Firms should have in place reasonable procedures for supervising incoming correspondence, including correspondence sent by facsimile, electronic mail, overnight mail, or courier. Firms' procedures should include a system for handling customer complaints that requires customer complaints to be brought to the attention of the appropriate supervisor. Repeated sales practice complaints regarding a registered representative subject to heightened supervision, particularly a representative who previously was disciplined for sales practice violations, may be indicative of a compliance problem. Such complaints should be closely monitored and resolved in coordination with the registered representative's supervisor and other firm management, as warranted. Also, whenever a registered representative subject to special supervision is named in a credible customer complaint alleging sales practice abuses, it is prudent for the firm to conduct a thorough review of selected customer accounts of the registered representative for conduct similar to the conduct described in the complaint.

V. Conclusion

While most firms have adequate supervisory systems in place, firms can and should continually review the effectiveness of their policies, procedures, supervisory systems, and internal controls and make appropriate changes when necessary. Additionally, firms should review their pre-hiring procedures and consider the recommendations in this memorandum if they are not included in their procedures. Strong pre-hiring procedures will strengthen the industry's efforts to preclude problem registered representatives from remaining in or reentering the industry.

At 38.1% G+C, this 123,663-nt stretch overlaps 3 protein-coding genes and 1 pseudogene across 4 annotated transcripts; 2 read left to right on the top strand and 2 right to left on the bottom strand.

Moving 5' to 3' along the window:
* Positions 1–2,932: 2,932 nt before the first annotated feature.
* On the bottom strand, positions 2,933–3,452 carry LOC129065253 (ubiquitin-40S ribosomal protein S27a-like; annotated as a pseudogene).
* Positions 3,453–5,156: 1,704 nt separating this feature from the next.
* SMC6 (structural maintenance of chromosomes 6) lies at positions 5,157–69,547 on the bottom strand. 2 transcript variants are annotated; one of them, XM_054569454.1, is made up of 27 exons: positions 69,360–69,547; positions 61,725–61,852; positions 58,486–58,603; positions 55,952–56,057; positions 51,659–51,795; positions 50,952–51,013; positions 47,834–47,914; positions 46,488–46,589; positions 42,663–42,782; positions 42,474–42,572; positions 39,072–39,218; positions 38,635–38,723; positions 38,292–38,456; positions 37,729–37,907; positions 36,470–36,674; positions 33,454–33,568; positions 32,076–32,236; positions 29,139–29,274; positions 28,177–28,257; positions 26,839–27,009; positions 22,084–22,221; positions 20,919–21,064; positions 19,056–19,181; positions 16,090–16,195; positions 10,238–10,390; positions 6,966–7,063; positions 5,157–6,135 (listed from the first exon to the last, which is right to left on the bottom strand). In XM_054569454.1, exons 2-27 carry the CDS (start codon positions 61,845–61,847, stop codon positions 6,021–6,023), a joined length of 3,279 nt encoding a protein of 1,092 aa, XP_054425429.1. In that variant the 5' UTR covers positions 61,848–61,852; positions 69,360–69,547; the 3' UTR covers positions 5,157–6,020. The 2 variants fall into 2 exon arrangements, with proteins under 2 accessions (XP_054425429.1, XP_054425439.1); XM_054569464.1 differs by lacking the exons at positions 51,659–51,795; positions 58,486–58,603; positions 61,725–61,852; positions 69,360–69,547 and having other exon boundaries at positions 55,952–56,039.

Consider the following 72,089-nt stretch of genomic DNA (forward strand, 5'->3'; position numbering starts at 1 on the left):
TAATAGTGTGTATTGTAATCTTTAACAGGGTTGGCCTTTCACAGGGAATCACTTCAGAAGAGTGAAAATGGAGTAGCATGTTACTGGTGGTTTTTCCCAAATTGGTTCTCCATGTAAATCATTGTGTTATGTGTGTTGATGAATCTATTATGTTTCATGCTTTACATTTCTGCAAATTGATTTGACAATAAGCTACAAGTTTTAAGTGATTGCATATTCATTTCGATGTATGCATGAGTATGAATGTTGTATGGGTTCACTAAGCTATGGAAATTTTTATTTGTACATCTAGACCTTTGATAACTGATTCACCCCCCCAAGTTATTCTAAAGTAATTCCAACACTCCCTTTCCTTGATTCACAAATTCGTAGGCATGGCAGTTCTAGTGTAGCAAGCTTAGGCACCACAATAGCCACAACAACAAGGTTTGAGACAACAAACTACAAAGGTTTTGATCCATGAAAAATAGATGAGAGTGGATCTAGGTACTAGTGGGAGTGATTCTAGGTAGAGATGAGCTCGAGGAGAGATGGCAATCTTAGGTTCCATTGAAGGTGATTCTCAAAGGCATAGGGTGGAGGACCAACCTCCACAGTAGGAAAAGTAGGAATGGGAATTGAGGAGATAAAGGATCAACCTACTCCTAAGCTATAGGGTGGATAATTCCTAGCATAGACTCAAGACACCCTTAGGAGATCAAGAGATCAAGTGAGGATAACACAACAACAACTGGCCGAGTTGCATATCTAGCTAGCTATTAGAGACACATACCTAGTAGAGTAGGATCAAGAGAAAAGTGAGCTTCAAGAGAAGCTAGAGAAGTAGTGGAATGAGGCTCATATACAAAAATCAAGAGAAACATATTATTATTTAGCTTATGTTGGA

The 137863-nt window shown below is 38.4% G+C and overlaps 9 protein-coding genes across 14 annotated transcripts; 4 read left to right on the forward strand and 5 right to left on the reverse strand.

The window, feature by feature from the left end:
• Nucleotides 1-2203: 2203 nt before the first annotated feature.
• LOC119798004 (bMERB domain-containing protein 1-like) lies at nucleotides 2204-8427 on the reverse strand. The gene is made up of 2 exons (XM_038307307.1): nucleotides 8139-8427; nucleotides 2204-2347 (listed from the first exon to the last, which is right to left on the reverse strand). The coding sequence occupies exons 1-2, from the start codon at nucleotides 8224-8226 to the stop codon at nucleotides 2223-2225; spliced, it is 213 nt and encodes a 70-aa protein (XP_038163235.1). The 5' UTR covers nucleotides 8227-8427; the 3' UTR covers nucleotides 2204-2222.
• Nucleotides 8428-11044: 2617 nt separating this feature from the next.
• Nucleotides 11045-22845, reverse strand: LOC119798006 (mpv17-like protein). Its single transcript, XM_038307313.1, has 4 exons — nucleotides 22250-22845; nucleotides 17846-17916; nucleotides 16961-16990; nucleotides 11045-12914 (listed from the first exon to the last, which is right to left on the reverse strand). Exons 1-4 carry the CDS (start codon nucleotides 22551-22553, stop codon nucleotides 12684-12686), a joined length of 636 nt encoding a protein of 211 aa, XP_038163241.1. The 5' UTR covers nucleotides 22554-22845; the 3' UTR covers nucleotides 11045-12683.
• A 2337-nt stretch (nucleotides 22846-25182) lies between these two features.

The SEC, the SROs, state securities regulators, and the industry must work together to identify registered representatives with a history of customer complaints, disciplinary actions, or arbitrations at an early stage. Sales practice abuse can be reduced through enhanced and effective firm supervisory policies and procedures designed to prevent and detect abusive sales practices as well as through effective supervision and training, examination oversight, and an aggressive enforcement effort. In addition, those firms that do not already have in place pre-hiring processes that allow for the identification and review of disciplinary, regulatory, and other issues before a hire is made must improve their pre-hiring screening of registered representative applicants. Implementation of the recommendations and suggested supervisory procedures set forth above can greatly enhance the prevention and detection of sales practice problems, thereby protecting the integrity of the marketplace and the interests of the investing public.

The Sweep Report is available on the SEC's Web Site at or you can request a copy by contacting:

John Heine, SEC, (202) 942-0020;
Reid Walker, NASD, (202) 728-8243; or
Al DiGiulio, NYSE, (212) 656-3274.

Questions concerning this memorandum may be directed to Joe Bailey, NYSE, at (212) 656-5130; Mary Revell, NASD Regulation, at (202) 728-8203; or Daniel Sibears, NASD Regulation, at (202) 728-6911.

1 This review was undertaken as a follow-up to the SEC report titled "The Large Firm Project: A Review of Hiring, Retention and Supervisory Practices," issued in May 1994.

2 Subsequent to the release of the Sweep Report, the SEC approved new NASD telemarketing rules imposing time restrictions and disclosure requirements in connection with telephone calls made to customers by members and their associated persons. See Release No. 34-38009 (December 2, 1996); 61 FR 65625 (December 13, 1996) (File No. SR-NASD-96-28). Therefore, firms also must ensure that their associated persons comply with these new telemarketing rules.